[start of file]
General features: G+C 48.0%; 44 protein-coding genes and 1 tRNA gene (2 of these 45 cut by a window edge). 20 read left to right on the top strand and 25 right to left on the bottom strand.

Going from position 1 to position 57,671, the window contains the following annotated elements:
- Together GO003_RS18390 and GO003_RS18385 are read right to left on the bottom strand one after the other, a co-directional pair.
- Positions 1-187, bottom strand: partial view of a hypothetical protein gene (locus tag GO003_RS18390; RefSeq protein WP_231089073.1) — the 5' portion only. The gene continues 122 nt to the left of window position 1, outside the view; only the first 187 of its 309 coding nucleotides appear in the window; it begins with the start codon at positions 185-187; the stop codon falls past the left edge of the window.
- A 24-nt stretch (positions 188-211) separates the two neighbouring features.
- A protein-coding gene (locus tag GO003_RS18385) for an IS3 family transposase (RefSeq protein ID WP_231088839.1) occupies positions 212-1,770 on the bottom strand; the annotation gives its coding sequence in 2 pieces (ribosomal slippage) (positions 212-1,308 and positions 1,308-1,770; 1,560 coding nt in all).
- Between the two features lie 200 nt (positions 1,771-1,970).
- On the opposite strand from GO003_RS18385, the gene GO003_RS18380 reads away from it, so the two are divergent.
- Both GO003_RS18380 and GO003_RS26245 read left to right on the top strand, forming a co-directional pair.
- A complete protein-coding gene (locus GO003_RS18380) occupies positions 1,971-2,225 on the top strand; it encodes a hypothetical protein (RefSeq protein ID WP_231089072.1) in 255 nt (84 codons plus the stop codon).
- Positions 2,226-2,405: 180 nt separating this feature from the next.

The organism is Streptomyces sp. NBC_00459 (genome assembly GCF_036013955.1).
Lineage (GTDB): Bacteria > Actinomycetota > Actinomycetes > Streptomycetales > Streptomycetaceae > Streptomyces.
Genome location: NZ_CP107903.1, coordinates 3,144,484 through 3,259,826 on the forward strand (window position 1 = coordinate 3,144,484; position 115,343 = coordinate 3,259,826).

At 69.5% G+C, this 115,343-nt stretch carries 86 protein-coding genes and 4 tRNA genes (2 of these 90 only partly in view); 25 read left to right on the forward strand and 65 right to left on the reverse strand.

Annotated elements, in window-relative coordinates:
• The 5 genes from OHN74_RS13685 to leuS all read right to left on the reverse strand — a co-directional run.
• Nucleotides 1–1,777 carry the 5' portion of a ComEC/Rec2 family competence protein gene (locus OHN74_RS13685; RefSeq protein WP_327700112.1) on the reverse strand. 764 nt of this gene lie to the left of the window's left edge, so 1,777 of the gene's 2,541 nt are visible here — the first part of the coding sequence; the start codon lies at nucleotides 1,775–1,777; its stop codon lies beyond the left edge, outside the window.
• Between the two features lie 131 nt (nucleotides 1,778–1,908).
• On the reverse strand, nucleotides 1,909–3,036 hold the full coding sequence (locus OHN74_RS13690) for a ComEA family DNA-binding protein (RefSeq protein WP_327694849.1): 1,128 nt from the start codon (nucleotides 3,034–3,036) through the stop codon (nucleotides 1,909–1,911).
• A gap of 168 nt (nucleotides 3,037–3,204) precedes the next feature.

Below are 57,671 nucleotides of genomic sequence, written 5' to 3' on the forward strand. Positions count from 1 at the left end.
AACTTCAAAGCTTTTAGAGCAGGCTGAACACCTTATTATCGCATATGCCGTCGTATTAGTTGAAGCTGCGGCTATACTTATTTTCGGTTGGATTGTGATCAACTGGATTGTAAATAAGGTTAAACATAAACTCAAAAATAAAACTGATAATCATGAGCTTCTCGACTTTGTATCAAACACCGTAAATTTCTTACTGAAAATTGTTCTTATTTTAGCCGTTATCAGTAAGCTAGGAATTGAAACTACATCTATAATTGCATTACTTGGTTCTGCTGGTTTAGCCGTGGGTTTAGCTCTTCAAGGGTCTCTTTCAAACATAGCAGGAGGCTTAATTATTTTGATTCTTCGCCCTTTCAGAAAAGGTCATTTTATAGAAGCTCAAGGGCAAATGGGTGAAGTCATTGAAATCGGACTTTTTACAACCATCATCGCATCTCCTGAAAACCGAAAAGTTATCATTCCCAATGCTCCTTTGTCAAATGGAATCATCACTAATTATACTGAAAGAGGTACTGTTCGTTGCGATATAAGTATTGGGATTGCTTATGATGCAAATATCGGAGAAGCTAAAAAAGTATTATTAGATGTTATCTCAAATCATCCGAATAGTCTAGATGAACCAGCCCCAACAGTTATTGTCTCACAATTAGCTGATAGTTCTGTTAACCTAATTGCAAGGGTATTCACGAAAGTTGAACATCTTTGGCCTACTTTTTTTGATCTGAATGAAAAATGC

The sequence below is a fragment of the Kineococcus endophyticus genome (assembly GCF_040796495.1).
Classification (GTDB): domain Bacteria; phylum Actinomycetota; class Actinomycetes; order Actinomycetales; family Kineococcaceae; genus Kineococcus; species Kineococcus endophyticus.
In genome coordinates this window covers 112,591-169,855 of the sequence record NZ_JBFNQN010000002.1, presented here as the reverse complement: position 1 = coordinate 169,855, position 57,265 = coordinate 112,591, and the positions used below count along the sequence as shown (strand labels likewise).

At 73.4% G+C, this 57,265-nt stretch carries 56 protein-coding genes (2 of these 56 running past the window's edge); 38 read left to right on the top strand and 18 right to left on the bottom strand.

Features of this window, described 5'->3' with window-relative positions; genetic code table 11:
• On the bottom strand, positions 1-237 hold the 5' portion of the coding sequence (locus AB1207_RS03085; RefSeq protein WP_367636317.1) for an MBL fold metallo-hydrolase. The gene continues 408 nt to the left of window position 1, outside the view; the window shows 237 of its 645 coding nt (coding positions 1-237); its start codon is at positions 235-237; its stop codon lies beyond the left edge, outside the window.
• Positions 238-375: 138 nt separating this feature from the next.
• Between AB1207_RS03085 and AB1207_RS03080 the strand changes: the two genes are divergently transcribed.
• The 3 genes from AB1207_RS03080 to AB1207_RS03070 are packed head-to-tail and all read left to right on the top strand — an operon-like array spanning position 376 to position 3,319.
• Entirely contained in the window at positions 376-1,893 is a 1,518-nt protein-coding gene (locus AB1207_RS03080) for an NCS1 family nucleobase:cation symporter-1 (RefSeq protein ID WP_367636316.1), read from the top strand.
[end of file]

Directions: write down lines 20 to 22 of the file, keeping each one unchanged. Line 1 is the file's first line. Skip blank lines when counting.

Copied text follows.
• On the reverse strand, nucleotides 1,909–3,036 hold the full coding sequence (locus OHN74_RS13690) for a ComEA family DNA-binding protein (RefSeq protein WP_327694849.1): 1,128 nt from the start codon (nucleotides 3,034–3,036) through the stop codon (nucleotides 1,909–1,911).
• A gap of 168 nt (nucleotides 3,037–3,204) precedes the next feature.

Below are 57,671 nucleotides of genomic sequence, written 5' to 3' on the forward strand. Positions count from 1 at the left end.